Scrivener, S., Bloom, D., LeBlanc, A., Paxson, C., Rouse, C.E., & Sommo, C. (2008). A good start: Two-year effects of a freshman learning community program at Kingsborough Community College. New York: MDRC.
- The study’s objective was to examine the impact of Opening Doors learning communities at Kingsborough Community College in New York on progress toward completing a degree and enrollment in a four-year college in the program semester and three follow-up semesters. Students in the Opening Doors learning communities took three linked courses during one semester and were provided tutoring and case management services.
- The study was a randomized controlled trial. Eligible students were randomly assigned to either the treatment group, which was offered the opportunity to participate in a learning community, or the control group, which was not allowed to enroll in a learning community. The primary data sources were a baseline survey on the background characteristics of students, student transcripts, and degree attainment information from the National Student Clearinghouse.
- The study found that the treatment group earned significantly more credits than the control group, cumulatively across the program semester and the three follow-up semesters,. However, during that time, there were no significant cumulative differences between the two groups on registration for any courses, the number of semesters registered, or enrollment in either a two- or four-year college.
- The quality of causal evidence presented in this report is high because it was based on a well-implemented randomized controlled trial. This means we are confident that the estimated effects would be attributable to the learning communities, and not to other factors.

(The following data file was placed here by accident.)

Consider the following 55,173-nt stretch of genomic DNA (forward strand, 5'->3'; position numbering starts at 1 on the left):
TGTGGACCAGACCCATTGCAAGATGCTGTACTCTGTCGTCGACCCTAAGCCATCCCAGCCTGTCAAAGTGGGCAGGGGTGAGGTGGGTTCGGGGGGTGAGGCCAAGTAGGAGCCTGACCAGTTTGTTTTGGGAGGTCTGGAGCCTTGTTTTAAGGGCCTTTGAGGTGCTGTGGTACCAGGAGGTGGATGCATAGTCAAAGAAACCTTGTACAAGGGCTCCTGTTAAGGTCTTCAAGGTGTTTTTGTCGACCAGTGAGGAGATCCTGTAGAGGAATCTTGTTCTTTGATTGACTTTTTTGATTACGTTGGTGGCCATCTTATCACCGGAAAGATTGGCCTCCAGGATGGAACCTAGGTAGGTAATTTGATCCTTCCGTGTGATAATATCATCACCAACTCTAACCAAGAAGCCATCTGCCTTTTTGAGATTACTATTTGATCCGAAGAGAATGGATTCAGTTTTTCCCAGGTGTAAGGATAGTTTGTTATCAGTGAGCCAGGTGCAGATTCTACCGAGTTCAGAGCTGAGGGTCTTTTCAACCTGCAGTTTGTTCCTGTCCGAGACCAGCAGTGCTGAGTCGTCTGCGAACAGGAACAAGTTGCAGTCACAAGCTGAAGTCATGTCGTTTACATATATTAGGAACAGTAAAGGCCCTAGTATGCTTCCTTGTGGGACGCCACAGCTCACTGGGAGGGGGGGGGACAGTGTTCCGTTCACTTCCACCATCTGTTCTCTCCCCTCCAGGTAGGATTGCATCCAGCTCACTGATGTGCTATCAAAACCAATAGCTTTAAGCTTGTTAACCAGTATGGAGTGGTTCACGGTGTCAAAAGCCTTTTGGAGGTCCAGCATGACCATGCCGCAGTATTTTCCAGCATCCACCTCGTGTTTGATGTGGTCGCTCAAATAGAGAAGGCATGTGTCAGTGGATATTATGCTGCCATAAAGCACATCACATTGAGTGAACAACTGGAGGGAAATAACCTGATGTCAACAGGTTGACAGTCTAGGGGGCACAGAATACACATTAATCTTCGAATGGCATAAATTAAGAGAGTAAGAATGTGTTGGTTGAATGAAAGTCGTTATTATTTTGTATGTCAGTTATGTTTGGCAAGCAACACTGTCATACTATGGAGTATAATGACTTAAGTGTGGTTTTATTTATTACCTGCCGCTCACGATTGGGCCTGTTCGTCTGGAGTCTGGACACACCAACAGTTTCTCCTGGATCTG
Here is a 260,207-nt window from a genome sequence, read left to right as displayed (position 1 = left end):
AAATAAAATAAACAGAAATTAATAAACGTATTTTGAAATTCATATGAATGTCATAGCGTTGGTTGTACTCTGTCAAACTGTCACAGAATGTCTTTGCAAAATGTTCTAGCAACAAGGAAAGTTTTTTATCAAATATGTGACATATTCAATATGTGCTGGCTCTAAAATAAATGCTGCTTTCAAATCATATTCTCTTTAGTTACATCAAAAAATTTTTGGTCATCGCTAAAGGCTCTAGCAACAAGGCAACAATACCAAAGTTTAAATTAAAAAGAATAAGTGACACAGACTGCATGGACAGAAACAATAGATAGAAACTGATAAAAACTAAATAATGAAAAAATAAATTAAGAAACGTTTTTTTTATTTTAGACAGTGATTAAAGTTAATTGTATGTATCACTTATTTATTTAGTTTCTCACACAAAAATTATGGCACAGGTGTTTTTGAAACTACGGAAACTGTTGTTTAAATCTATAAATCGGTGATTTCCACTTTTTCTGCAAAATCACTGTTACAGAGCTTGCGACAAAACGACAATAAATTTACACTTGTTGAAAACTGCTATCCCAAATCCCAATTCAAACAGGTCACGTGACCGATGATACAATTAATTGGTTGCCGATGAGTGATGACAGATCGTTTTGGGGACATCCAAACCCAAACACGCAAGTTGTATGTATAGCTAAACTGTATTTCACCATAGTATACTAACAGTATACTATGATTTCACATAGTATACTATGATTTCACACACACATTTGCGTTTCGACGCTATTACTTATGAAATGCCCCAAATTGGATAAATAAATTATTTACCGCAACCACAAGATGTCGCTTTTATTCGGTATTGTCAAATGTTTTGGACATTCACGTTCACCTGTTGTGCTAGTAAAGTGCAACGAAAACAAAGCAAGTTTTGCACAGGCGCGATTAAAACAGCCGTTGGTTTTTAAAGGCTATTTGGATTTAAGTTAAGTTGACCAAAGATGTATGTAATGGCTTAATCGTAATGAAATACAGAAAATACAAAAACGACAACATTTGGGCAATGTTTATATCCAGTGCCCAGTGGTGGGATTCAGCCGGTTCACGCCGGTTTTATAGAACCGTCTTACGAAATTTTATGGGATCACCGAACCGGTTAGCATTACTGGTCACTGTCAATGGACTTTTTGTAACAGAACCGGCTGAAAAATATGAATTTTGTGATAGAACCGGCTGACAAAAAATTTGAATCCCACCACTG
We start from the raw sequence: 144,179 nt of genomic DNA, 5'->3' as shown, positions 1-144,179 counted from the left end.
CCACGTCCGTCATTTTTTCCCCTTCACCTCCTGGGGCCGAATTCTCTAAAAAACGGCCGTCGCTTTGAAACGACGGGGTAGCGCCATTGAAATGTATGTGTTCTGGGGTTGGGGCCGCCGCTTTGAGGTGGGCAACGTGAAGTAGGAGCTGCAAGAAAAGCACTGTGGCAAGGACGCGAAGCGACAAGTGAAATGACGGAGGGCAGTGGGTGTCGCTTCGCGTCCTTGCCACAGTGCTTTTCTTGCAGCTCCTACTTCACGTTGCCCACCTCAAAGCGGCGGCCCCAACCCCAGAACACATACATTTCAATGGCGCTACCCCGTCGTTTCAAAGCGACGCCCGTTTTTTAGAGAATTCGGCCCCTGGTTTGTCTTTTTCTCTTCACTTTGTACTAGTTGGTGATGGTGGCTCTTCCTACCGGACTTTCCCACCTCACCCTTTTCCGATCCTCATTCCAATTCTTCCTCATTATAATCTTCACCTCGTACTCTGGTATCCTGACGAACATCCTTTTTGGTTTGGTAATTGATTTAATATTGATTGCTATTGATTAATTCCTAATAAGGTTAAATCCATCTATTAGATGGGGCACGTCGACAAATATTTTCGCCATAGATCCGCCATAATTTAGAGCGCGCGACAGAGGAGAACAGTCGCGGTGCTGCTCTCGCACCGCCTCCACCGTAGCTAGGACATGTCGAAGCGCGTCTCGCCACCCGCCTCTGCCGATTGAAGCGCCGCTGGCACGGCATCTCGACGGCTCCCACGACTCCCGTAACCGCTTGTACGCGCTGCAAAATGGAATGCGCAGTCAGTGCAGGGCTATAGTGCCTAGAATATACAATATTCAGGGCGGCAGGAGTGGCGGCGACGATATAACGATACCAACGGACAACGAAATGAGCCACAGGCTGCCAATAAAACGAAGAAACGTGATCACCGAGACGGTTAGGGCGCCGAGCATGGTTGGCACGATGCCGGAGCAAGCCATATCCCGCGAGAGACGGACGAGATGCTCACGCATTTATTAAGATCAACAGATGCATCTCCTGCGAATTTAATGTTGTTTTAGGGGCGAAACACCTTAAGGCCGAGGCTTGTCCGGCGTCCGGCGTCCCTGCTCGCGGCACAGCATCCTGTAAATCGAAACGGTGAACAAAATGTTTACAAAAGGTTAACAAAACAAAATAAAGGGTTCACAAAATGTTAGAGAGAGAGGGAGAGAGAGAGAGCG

Opening Doors Learning Communities at Kingsborough Community College
Features of the Intervention
At Kingsborough Community College in Brooklyn, New York, the Opening Doors learning communities program involved enrolling small cohorts of students in three linked courses during one semester. These learning communities involved an English course, a college-level course required for a specific major, and a one-credit freshman orientation class. The freshman orientation class was a seminar designed to reinforce the learning objectives of the other two courses and provide students practical information about careers in their selected majors. The instructor of this course also served as a case manager for the students in the learning community, meeting with faculty members to ensure the success of learning community students. In addition, each learning community member had a tutor who provided students with one-on-one tutoring; learning community students were also provided with $225 textbook vouchers. This study focused on four cohorts of students who participated in learning communities from fall 2003 to spring 2005.
To participate in the Opening Doors learning communities, students had to be first-time incoming freshman ages 17 to 34 who planned to attend college full-time during the day, and be enrolled in either a developmental or college-level English course. Although not a specific requirement for eligibility throughout program implementation, the program targeted low- and moderate-income students.